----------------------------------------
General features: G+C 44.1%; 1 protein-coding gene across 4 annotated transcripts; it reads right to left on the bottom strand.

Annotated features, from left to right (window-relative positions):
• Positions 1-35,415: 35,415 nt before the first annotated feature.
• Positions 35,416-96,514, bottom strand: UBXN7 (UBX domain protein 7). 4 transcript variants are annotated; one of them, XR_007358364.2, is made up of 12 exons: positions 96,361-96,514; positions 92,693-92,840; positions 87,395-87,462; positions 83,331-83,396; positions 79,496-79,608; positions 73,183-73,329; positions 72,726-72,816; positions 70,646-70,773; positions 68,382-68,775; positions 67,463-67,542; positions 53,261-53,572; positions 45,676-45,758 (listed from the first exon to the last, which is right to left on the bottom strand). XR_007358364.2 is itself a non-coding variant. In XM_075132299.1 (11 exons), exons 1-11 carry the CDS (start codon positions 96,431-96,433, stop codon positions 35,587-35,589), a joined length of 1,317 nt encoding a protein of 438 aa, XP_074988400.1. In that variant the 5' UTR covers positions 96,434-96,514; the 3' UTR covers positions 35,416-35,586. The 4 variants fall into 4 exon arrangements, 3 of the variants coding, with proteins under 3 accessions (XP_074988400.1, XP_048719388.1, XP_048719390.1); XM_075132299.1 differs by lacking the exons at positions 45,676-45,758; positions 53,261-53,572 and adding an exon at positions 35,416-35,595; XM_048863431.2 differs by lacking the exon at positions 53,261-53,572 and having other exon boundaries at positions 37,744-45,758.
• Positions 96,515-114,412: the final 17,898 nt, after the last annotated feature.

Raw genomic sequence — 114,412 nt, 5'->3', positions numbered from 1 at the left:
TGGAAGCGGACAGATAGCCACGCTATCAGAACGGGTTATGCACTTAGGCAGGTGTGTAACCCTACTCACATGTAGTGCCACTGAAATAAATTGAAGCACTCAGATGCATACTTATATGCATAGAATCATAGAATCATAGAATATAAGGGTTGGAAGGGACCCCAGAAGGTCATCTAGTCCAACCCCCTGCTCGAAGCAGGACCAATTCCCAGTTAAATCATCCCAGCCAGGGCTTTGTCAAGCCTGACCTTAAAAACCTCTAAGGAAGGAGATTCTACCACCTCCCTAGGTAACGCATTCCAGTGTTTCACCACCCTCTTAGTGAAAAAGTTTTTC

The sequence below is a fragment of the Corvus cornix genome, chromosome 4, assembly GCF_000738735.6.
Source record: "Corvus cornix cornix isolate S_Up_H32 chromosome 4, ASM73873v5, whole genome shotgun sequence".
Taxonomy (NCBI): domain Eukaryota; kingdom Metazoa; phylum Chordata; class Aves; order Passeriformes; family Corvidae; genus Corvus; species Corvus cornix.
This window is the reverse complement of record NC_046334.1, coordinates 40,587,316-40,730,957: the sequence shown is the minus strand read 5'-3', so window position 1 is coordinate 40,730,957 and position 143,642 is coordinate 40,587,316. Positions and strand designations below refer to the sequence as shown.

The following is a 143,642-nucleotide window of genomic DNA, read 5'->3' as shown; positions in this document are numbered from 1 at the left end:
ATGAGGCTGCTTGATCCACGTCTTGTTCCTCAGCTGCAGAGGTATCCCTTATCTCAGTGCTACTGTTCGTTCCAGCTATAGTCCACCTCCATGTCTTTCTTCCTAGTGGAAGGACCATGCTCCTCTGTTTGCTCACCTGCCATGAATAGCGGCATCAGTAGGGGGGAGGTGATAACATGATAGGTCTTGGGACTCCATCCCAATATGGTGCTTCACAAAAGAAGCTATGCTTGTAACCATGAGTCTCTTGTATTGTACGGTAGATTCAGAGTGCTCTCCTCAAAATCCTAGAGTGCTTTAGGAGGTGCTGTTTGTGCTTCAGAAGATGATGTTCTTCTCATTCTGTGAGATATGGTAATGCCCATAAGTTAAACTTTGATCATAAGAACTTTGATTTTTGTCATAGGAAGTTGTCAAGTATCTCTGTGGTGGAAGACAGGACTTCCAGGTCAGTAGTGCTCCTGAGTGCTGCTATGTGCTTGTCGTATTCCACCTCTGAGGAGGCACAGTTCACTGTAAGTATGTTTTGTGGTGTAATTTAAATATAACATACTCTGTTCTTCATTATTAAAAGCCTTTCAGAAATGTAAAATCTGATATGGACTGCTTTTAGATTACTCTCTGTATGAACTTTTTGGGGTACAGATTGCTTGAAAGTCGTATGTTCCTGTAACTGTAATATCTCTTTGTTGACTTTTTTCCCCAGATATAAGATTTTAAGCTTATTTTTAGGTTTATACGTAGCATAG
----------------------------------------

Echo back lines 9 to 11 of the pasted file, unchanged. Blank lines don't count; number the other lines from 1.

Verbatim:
Source record: "Corvus cornix cornix isolate S_Up_H32 chromosome 4, ASM73873v5, whole genome shotgun sequence".
Taxonomy (NCBI): domain Eukaryota; kingdom Metazoa; phylum Chordata; class Aves; order Passeriformes; family Corvidae; genus Corvus; species Corvus cornix.
This window is the reverse complement of record NC_046334.1, coordinates 40,587,316-40,730,957: the sequence shown is the minus strand read 5'-3', so window position 1 is coordinate 40,730,957 and position 143,642 is coordinate 40,587,316. Positions and strand designations below refer to the sequence as shown.